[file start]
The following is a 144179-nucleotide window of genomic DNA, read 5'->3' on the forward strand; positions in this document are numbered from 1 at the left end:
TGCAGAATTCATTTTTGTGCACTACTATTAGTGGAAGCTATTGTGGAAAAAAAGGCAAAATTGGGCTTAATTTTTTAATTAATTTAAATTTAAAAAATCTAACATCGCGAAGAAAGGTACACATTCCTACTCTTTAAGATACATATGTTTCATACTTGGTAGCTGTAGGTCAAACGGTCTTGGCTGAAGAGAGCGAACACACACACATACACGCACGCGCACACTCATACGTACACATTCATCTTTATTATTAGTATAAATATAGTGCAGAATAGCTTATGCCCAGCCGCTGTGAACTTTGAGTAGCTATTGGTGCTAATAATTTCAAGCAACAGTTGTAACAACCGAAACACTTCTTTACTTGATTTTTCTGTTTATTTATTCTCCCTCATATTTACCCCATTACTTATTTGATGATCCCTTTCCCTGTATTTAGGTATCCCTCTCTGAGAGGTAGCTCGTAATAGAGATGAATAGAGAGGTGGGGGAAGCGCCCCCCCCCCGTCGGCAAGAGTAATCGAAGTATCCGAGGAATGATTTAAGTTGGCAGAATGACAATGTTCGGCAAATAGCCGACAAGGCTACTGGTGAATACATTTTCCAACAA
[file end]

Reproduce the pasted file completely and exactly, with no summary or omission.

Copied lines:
The following is a 144179-nucleotide window of genomic DNA, read 5'->3' on the forward strand; positions in this document are numbered from 1 at the left end:
TGCAGAATTCATTTTTGTGCACTACTATTAGTGGAAGCTATTGTGGAAAAAAAGGCAAAATTGGGCTTAATTTTTTAATTAATTTAAATTTAAAAAATCTAACATCGCGAAGAAAGGTACACATTCCTACTCTTTAAGATACATATGTTTCATACTTGGTAGCTGTAGGTCAAACGGTCTTGGCTGAAGAGAGCGAACACACACACATACACGCACGCGCACACTCATACGTACACATTCATCTTTATTATTAGTATAAATATAGTGCAGAATAGCTTATGCCCAGCCGCTGTGAACTTTGAGTAGCTATTGGTGCTAATAATTTCAAGCAACAGTTGTAACAACCGAAACACTTCTTTACTTGATTTTTCTGTTTATTTATTCTCCCTCATATTTACCCCATTACTTATTTGATGATCCCTTTCCCTGTATTTAGGTATCCCTCTCTGAGAGGTAGCTCGTAATAGAGATGAATAGAGAGGTGGGGGAAGCGCCCCCCCCCCGTCGGCAAGAGTAATCGAAGTATCCGAGGAATGATTTAAGTTGGCAGAATGACAATGTTCGGCAAATAGCCGACAAGGCTACTGGTGAATACATTTTCCAACAA